Diabetic retinopathy is the most common complication of diabetes and remains the leading cause of preventable blindness among working-age individuals in most developed countries [1, 2]. Current treatments target late stages of diabetic retinopathy, when vision has already been significantly affected. Therefore, novel and more efficient preventive and interventional strategies based on a better understanding of pathogenesis of the early stages of the disease are needed.

The concept of diabetic retinopathy as a microvascular disease has evolved, in that it is now considered a more complex diabetic complication in which neurodegeneration plays a significant role [3,4,5,6]. In fact, the ADA has recently defined diabetic retinopathy as a highly tissue-specific neurovascular complication involving progressive disruption of the interdependence between multiple cell-types in the retina [7]. In this review, we provide a critical overview on the role of neurodegeneration in the pathogenesis of diabetic retinopathy and how this new knowledge changes the traditional view of the disease. A special emphasis is placed on the pathophysiology of the neurovascular unit (NVU), examining the contributions of microvascular and neural elements. We also discuss the impact of this new perspective on possible therapeutic avenues, whilst highlighting important scientific gaps to be addressed.

Epidemiology and the associated economic burden

The global prevalence of diabetic retinopathy in the population with diabetes is around one-third and approximately one-tenth of these patients have the vision-threatening states typified by diabetic macular oedema (DMO) or proliferative diabetic retinopathy [1]. The number of people with visual impairment owing to diabetic retinopathy worldwide is rising and this represents an increasing proportion of all causes of blindness and moderate or severe vision impairment [2]. In addition, the presence of diabetic retinopathy is an independent indicator of other diabetic complications, such as diabetic nephropathy [8, 9], cardiovascular disease [10,11,12] and stroke [13, 14], thus increasing the risk of morbidity and mortality in individuals with type 2 diabetes.

For these reasons individuals with diabetic retinopathy represent a significant cost for healthcare systems, only part of which is due to ophthalmic care [15,16,17]. Therefore, strategies to prevent or delay the progression of diabetic retinopathy would lead to a decrease in its associated economic burden [17]. In addition, improved awareness of diabetic retinopathy and its assessment in at-risk individuals will make possible the earlier detection of other systemic complications of diabetes.

The key role of the NVU in retinal physiology

The term ‘neurovascular unit’, was first applied to the blood–brain barrier and refers to the functional coupling and interdependency of neurons, glia and the highly specialised vasculature in the central nervous system (CNS) [18,19,20,21]. In the context of the retina, all the component cells of the NVU are in intimate communication and maintain the integrity of the inner blood–retinal barrier (iBRB) whilst dynamically regulating blood flow in response to metabolic demands. The impairment of the NVU is a primary event in the pathogenesis of diabetic retinopathy that can be examined by different methods (Fig. 1).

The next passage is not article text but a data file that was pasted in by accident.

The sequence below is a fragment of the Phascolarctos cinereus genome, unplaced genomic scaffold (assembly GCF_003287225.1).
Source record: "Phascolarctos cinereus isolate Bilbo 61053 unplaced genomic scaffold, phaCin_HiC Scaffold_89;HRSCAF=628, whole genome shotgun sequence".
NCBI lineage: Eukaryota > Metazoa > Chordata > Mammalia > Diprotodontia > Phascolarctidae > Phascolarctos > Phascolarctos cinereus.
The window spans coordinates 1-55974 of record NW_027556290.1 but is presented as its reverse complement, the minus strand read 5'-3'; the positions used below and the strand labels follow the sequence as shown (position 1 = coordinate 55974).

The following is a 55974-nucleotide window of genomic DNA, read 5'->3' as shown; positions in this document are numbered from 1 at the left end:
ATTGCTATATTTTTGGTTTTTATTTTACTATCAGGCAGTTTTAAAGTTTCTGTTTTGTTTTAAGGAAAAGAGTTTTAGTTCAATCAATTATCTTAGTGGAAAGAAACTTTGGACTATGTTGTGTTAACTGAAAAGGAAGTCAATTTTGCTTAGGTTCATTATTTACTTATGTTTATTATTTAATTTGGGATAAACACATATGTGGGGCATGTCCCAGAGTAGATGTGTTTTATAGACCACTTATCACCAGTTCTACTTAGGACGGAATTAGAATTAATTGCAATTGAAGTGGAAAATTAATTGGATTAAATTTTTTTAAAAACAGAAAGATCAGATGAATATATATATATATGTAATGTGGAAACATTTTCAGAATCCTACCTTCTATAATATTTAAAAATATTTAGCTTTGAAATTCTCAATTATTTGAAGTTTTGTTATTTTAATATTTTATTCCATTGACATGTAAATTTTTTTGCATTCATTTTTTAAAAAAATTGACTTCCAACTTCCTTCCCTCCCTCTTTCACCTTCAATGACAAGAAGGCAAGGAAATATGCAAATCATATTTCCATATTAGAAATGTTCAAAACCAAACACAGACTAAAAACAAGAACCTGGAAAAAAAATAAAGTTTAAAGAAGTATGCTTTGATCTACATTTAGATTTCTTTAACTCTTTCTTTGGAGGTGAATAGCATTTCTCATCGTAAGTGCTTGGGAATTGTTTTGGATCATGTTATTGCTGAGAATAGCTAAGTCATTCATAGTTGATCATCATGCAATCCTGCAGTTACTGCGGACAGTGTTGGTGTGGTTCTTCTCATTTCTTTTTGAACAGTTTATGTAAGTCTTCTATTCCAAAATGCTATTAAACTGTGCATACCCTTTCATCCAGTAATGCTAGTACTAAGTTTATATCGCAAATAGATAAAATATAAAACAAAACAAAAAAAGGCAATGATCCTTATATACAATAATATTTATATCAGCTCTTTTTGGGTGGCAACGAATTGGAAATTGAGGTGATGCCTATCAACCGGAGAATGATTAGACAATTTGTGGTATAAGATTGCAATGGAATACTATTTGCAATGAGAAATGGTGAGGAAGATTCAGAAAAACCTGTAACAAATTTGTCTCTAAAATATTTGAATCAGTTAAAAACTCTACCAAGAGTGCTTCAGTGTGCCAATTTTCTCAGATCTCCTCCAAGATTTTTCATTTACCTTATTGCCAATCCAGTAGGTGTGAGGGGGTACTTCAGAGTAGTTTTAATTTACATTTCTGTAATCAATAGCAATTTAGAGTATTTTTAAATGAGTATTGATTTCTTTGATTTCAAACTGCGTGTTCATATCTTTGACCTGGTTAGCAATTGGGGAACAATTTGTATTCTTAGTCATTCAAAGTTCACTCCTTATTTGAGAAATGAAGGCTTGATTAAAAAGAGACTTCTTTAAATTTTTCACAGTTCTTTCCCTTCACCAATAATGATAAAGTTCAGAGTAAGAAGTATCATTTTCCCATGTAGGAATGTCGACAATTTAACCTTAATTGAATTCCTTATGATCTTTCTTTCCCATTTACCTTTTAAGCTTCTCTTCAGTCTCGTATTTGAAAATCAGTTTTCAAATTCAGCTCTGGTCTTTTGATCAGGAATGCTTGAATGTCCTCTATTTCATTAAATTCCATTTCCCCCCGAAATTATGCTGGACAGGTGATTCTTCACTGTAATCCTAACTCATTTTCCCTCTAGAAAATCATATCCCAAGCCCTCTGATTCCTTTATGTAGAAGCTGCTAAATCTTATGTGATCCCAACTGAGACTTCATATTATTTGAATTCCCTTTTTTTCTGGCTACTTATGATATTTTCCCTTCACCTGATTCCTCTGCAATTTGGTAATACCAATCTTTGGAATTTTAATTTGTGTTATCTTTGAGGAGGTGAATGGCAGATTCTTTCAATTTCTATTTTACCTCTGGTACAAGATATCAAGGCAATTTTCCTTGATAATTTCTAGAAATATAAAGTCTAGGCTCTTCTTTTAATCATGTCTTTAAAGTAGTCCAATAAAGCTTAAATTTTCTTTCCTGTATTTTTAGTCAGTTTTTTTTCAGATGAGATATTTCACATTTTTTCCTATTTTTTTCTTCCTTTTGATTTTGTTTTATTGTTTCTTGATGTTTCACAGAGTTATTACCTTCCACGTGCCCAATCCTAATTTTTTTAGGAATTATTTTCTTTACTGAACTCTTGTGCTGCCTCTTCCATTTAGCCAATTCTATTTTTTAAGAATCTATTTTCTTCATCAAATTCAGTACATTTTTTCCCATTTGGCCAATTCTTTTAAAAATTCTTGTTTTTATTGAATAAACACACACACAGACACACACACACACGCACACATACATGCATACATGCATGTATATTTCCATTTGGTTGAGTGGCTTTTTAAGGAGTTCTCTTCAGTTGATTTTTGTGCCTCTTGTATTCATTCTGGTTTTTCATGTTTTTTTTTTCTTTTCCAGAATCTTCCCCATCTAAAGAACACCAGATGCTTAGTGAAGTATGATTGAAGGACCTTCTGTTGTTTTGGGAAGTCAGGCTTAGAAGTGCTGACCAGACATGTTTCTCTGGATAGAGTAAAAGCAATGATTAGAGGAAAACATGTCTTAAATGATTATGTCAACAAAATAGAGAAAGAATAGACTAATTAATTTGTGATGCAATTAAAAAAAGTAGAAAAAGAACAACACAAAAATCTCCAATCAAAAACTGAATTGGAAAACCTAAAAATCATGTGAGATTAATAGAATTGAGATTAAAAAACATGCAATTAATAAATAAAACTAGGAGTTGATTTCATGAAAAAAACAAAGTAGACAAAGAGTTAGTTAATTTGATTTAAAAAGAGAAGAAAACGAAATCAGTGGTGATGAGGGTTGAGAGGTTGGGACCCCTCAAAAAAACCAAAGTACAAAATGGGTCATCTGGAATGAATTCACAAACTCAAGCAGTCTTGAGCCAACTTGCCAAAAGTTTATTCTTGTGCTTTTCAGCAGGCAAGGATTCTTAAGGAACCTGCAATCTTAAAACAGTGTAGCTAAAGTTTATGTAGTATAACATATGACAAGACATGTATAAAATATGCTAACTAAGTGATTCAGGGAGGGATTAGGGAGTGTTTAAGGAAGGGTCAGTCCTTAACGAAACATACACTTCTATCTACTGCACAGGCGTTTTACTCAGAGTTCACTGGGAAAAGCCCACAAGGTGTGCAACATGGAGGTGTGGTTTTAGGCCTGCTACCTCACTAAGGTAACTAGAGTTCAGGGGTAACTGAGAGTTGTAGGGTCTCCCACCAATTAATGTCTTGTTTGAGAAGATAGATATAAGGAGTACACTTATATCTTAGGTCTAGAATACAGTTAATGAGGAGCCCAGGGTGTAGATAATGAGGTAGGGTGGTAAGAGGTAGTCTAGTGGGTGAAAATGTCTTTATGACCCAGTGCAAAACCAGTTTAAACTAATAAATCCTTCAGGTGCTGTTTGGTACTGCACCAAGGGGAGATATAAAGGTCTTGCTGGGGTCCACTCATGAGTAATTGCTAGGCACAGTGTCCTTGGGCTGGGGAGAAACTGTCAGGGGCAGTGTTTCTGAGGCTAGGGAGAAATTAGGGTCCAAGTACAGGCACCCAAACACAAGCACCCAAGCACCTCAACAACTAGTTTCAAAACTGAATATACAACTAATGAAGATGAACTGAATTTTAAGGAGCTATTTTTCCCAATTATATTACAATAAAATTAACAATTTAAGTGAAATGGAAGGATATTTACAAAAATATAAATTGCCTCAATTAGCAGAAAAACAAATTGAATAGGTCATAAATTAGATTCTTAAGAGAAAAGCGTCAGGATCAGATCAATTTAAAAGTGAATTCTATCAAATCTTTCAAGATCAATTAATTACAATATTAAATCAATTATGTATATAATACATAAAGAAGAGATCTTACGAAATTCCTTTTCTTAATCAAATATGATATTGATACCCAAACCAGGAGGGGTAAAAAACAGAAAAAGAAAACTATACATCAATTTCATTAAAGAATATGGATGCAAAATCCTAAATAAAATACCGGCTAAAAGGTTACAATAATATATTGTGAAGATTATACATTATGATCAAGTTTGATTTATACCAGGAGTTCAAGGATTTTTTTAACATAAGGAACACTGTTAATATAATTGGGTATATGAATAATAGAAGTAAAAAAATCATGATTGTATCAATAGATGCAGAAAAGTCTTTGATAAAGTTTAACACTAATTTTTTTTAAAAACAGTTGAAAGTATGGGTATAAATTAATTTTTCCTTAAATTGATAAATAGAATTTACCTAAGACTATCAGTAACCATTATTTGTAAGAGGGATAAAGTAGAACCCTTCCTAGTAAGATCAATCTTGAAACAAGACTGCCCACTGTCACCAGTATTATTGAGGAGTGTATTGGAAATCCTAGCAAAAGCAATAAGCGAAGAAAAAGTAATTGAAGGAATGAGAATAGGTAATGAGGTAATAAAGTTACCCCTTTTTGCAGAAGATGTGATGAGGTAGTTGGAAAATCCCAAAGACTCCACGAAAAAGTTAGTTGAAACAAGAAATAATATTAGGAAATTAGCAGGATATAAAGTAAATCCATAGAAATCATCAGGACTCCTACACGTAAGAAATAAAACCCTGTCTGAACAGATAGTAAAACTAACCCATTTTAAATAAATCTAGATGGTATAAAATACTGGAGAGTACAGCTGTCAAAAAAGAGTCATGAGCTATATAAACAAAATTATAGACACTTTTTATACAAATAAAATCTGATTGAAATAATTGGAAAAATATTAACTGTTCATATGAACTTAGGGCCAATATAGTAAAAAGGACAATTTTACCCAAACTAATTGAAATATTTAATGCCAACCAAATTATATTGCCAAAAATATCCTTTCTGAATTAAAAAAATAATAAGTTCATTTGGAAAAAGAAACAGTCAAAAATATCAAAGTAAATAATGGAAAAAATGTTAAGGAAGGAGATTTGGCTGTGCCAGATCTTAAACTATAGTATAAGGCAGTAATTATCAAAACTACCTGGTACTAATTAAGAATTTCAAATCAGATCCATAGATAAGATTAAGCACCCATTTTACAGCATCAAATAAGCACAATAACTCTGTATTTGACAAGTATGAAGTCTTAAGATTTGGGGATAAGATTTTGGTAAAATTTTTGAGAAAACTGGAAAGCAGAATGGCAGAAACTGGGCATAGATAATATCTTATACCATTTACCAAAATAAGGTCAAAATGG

Fig. 1
figure 1

Natural history of diabetic retinopathy, based on retinal microvascular disease progression, and current treatment options. NVU impairment is an early event in the pathogenesis of diabetic retinopathy that can be assessed by functional (i.e. mfERG [with or without flickering] and microperimetry) or morphological (i.e. SD-OCT) analysis. DR, diabetic retinopathy; mfERG, multifocal electroretinogram; NPDR, non-proliferative diabetic retinopathy; PDR, proliferative diabetic retinopathy; SD-OCT, spectral domain OCT. Schematic adapted from Simó and Hernández [73] by permission from BMJ Publishing Group Limited. mfERG image, distributed under the terms of the Creative Commons Attribution-Share Alike 4.0 International License (; microperimetry image, used with permission from CenterVue SpA; SD-OCT image, 3D OCT-2000, used by permission of Topcon GB Ltd. This figure is available as part of a downloadable slideset

The components of the NVU are diverse neural cell types (i.e. ganglion cells, amacrine cells, horizontal and bipolar cells), glia (Müller cells and astrocytes), professional immune cells (microglia and perivascular macrophages) and vascular cells (endothelial cells and pericytes) [18,19,20,21] (Fig. 2). The intra-retinal vasculature lacks autonomic innervation and, therefore, a dynamic autoregulatory response of the NVU to complex circulatory and neural cues is essential to regulate blood flow through the inner retina [22, 23]. Thus, neuronal and glial-mediated neurovascular coupling is an essential normal homeostatic function of the retinal NVU.

Fig. 2
figure 2

Composition of the retinal NVU. The NVU consists of vascular elements (endothelial cells, pericytes), the basement membrane (BM), glial cells (Müller cells, astrocytes), microglia and neurons. Glial-mediated neurovascular coupling is schematically represented. Synaptic release of ATP from neurons stimulates purinergic receptors on glial cells, leading to the production of inositol trisphosphate (IP3) and the release of Ca2+ from internal stores. Ca2+ activates phospholipase A2 (PLA2), which converts membrane phospholipids (MPL) to arachidonic acid (AA), which is subsequently metabolised to the vasodilators prostaglandin E2 (PGs) and epoxyeicosatrienoic acids (EETs), and to the vasoconstrictor 20-hydroxy-eicosatetraenoic acid (20-HETE) [23]. Interestingly, glial-induced vasodilating prostanoids are active at low NO concentrations, whereas vasoconstricting prostanoids are predominant at higher NO concentrations [24]. Healthy retina adapted from an illustration by R. Davidowitz in Duh et al [21], distributed under the terms of the Creative Commons Attribution 4.0 International License (, which permits unrestricted use, distribution, and reproduction in any medium. Glial-mediated neurovascular coupling illustration adapted from a drawing by A. Mishra in a review by Eric Newman [22], © SAGE Publications. This figure is available as part of a downloadable slideset